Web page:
It would be interesting to see if there was a blank book bindery located near the Hammond factory.

    Or perhaps Hickock felt not need to differentiate between the two, given that their customer base would know what was wanted. It’s any ones guess, lacking documentation. That’s part of the fun of old trade catalogs. They often raise more questions to be answered.


  6. You are right about the dangers of speculating about how tools get names, but… I would guess it happened much, much earlier when bookbinding and blank book binding (stationary binding) became separate guilds and trades. The book structures became very different, and I bet the secretive guild education could lead to a very different terminology. Kind of the opposite of how cobblers and bookbinders use the same term –a “french knife”–to refer to two very different knives.

    If you have any other trade catalogs that would be of interest to bookbinders, I’d love to get the links!

  7. Is there any place that still sells a good, heavy backing hammer for bookbinding? Most of the ones I’ve seen lately for sale are very light in comparison to the nearly 2lb (and heavier) hammers in the Hammond advert that Jeff blogged about. Anyone?

  8. Time to dig up the Hickok catalog and check some of the others to see if they offered binders supplies too. In general, catalogs for the book arts are few and far between. But I keep on looking for them.

  9. Cool. Many of us would love to be able to see a complete Hickok online. I visited their (almost) defunct factory and wrote up a little piece about it- links in the resume section of this blog.

  10. Jeff, I’m sorry I couldn’t get to replying for so long, and in the event Gary has said most of what I would have. One detail to add, though: the style that Hammond calls a “Backing Hammer” is the one Hickok calls a “Rounding Hammer.” What Hickok calls a “Backing Hammer” is what Hammond calls a “Blank Book Hammer.” Some catalogue names must be indicative of actual use, but I really think the balance of probability in this case is that the names are arbitrary. They look better in the catalog than “Bookbinders’ Style 1” and “Bookbinders’ Style 2.”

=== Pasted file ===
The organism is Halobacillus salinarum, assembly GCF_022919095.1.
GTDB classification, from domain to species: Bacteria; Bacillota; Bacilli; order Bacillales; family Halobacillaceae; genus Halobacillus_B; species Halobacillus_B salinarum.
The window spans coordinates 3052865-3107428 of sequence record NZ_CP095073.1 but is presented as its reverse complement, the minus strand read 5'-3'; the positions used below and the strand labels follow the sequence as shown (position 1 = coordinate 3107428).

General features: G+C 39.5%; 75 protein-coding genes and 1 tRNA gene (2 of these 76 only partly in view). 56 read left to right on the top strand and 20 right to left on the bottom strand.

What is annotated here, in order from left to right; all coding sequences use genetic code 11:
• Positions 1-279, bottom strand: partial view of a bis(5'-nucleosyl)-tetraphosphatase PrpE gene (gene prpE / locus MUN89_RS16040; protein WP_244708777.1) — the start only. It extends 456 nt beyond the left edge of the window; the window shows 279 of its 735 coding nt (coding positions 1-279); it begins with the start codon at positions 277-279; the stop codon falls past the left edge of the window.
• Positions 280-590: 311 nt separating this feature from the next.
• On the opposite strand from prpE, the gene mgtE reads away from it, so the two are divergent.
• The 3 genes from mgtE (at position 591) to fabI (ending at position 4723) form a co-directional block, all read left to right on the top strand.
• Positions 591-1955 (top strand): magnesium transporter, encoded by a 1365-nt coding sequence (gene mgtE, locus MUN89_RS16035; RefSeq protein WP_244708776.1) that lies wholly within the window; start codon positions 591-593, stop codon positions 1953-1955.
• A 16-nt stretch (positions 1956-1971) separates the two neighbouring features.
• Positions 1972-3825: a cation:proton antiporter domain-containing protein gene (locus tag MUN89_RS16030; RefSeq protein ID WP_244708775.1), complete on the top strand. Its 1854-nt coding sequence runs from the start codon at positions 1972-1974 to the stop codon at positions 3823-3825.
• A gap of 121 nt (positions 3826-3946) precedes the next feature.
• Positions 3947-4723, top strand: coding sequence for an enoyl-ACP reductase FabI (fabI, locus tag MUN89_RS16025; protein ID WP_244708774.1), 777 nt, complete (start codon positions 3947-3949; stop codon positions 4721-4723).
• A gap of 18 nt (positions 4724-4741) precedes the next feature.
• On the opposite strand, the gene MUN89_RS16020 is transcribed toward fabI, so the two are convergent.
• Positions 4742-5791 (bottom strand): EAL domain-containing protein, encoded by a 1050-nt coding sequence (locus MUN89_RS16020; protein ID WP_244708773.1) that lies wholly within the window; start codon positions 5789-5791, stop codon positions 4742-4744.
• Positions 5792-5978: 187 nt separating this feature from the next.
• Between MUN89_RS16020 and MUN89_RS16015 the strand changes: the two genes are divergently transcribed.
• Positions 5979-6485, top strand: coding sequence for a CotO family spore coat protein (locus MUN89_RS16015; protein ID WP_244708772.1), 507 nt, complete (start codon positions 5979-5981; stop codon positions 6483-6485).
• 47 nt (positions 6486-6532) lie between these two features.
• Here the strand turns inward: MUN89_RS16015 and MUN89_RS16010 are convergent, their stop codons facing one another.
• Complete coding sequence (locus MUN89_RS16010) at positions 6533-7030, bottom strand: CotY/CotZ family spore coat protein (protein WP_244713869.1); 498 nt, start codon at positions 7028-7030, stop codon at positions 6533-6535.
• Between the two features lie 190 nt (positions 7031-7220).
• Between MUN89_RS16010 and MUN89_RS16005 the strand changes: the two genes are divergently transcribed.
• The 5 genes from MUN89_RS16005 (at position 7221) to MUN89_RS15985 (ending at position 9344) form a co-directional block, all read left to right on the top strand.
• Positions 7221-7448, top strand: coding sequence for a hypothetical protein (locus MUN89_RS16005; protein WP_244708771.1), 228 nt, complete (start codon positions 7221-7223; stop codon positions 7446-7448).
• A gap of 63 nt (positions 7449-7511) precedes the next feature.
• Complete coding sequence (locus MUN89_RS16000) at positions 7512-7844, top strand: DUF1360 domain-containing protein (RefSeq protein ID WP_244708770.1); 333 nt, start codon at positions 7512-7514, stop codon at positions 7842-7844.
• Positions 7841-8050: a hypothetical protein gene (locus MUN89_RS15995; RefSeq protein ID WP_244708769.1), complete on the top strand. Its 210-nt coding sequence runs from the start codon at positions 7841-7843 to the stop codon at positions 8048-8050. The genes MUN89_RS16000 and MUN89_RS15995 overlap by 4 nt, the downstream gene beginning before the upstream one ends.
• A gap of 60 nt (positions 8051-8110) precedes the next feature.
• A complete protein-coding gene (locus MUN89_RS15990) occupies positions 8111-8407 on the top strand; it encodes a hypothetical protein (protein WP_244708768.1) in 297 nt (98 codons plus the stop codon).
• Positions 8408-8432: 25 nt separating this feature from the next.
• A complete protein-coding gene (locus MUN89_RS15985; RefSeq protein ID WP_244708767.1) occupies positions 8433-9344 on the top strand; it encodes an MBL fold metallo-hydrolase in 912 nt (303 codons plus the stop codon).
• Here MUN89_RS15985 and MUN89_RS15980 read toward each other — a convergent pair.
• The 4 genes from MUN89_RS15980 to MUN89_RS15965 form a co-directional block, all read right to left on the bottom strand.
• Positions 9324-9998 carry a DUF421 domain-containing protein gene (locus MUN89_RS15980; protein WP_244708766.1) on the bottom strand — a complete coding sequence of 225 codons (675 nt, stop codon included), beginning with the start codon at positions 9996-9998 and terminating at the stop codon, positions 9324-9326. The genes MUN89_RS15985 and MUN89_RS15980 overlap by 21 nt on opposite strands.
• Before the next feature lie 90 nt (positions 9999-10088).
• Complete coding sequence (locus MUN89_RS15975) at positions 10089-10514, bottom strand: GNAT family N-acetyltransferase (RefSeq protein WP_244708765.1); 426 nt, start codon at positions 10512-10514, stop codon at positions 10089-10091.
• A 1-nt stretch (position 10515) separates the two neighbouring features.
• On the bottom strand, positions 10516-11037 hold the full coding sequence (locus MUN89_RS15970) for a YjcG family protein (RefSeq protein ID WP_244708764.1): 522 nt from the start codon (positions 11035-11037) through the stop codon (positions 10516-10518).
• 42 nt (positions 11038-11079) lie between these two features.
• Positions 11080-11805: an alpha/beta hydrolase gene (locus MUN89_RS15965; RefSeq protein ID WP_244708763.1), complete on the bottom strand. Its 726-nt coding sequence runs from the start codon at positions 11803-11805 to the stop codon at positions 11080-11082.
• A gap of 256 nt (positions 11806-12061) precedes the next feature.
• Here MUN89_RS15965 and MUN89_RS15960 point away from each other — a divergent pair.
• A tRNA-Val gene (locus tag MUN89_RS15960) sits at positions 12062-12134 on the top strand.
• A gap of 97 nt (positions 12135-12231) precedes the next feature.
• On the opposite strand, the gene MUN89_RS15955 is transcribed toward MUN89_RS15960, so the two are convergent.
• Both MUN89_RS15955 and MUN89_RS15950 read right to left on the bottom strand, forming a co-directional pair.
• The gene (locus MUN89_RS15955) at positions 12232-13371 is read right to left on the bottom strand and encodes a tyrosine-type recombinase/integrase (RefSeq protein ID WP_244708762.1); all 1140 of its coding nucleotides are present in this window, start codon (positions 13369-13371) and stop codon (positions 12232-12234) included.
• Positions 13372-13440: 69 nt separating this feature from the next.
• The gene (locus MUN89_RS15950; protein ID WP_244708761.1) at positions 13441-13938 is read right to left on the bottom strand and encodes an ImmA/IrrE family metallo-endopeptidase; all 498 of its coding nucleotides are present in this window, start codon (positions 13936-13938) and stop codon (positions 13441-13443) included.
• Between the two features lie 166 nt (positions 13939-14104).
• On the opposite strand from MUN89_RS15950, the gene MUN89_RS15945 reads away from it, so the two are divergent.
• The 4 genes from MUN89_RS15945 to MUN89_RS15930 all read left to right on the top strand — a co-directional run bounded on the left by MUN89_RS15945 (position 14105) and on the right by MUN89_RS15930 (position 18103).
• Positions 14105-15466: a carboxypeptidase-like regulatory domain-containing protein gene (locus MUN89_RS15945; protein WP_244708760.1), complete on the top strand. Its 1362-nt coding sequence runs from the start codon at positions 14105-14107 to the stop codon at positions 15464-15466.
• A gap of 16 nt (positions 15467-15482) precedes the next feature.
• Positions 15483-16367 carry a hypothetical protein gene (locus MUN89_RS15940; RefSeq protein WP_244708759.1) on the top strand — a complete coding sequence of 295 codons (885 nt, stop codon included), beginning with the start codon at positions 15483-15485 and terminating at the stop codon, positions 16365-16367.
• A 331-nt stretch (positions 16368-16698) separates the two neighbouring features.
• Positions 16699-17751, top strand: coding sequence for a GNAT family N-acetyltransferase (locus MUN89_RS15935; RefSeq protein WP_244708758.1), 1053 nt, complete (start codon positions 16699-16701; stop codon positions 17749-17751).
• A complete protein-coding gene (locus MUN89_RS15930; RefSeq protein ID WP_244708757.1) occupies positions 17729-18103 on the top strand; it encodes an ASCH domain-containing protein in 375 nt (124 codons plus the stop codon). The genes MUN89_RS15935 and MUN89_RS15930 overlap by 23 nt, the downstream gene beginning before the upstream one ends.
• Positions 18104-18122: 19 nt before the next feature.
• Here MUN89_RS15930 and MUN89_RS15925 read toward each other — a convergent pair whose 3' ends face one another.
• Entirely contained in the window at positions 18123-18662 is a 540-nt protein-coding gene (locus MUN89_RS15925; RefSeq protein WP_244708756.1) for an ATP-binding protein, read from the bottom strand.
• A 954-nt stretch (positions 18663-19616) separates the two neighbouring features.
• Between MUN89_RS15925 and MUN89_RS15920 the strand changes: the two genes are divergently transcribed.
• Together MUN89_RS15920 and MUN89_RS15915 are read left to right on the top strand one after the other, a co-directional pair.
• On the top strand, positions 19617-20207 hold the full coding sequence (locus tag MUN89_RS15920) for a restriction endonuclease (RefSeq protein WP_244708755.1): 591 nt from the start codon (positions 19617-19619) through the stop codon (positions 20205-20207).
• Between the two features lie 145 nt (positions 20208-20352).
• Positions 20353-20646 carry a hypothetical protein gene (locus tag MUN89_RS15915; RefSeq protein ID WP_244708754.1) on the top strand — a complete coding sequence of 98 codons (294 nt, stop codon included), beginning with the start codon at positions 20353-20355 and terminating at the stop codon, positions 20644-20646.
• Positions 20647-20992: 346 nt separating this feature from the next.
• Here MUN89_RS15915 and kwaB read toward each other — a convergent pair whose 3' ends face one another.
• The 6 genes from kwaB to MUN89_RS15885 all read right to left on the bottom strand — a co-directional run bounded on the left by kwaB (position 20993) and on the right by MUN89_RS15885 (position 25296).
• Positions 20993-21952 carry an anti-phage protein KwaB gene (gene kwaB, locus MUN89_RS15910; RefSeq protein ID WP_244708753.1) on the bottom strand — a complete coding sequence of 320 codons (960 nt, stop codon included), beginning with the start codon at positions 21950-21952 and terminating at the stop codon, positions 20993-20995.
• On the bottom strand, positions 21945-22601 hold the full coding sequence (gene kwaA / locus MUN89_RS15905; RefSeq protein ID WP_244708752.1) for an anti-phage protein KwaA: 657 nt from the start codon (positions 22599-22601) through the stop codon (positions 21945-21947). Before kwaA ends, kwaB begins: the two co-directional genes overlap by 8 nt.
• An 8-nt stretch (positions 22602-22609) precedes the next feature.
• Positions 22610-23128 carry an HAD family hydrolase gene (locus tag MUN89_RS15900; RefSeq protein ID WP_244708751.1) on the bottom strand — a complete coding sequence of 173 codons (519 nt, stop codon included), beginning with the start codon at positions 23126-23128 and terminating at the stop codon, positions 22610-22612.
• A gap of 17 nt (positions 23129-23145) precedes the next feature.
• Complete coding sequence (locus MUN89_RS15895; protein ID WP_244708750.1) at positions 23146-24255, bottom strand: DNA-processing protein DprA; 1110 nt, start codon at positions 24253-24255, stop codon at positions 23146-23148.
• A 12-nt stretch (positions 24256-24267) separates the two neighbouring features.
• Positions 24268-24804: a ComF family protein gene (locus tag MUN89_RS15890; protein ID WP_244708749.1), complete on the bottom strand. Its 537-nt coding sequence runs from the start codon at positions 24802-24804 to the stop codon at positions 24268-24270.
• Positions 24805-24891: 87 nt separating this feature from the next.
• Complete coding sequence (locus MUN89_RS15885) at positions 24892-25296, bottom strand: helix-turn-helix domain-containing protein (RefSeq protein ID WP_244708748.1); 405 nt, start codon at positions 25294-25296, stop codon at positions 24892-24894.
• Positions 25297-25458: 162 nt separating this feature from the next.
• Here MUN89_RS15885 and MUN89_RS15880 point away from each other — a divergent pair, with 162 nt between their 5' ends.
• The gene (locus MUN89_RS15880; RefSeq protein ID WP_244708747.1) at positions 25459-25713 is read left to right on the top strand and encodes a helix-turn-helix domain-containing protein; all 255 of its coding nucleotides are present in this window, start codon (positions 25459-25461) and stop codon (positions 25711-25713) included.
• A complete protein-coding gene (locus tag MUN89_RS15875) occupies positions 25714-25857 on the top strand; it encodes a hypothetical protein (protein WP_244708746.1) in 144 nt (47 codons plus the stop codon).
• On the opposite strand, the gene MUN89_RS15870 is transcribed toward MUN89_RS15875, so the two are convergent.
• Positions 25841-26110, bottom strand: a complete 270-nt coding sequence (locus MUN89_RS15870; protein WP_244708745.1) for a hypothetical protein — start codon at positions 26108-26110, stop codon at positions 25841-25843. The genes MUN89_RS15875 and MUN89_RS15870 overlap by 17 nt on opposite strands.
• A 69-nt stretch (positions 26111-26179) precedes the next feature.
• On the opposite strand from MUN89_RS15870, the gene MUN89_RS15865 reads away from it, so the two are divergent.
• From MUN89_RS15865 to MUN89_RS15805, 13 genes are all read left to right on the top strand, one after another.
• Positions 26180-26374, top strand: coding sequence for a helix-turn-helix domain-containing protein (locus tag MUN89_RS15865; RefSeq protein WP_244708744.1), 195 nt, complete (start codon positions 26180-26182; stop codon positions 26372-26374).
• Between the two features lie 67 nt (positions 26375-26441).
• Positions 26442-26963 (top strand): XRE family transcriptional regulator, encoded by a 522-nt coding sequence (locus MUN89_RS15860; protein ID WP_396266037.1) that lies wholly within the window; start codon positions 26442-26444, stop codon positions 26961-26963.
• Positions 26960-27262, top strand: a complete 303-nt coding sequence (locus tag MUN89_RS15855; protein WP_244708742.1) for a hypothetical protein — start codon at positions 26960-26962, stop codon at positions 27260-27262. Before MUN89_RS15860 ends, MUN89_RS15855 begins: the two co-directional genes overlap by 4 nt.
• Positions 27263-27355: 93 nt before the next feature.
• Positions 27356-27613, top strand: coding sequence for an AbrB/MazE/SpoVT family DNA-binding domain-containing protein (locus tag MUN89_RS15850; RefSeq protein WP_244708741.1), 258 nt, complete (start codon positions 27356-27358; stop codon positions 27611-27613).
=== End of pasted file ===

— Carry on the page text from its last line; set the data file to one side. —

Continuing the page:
Mark, would French style backing hammers suit you? You might find what you want here as “French pattern blacksmith hammers,” in a good range of sizes:


    Or they may have something else that would suit.

  11. Fair enough. One thing about the French blacksmithing hammers is that the face looks very, very flat, so you have to hit the book very squarely. You might want to spend some time filing or grinding a crown onto it.

  12. We also don’t know what input, purposeful or accidental, the catalog printer had in the creation of a catalog. For all we know, the printer elected to change the name of the tool or some underling at Hammond did it. Perhaps some early marketing genius had his way.

    I’m currently scanning a Peugeot Freres catalog, 1938. What looks to me like a standard bowsaw is an embalmers bowsaw. What we term plow planes are divided into a number of different configurations in French. Too bad I don’t read a lick of French any longer.

    When it comes to naming things, at times I feel it is most proper to toss a coin.


  13. I totally agree that once a term gets codified in a catalog it can determine future usage.

    I disagree that most terms are as arbitrary as you seem to imply. In Bookbinding, at least generally speaking, most names describe what the tool or machine does or refer to how it is used: a “board shear” shears binders board in two; a “lying press” is used lying down, as opposed to a “standing press”, “finishing tools” are used for finishing.

    Of course, what I find interesting are the terms that don’t fall into these general categories. Within finishing tools, there are “Pallets” and “Fillets”. I’ve got no clue where these come from. Tom?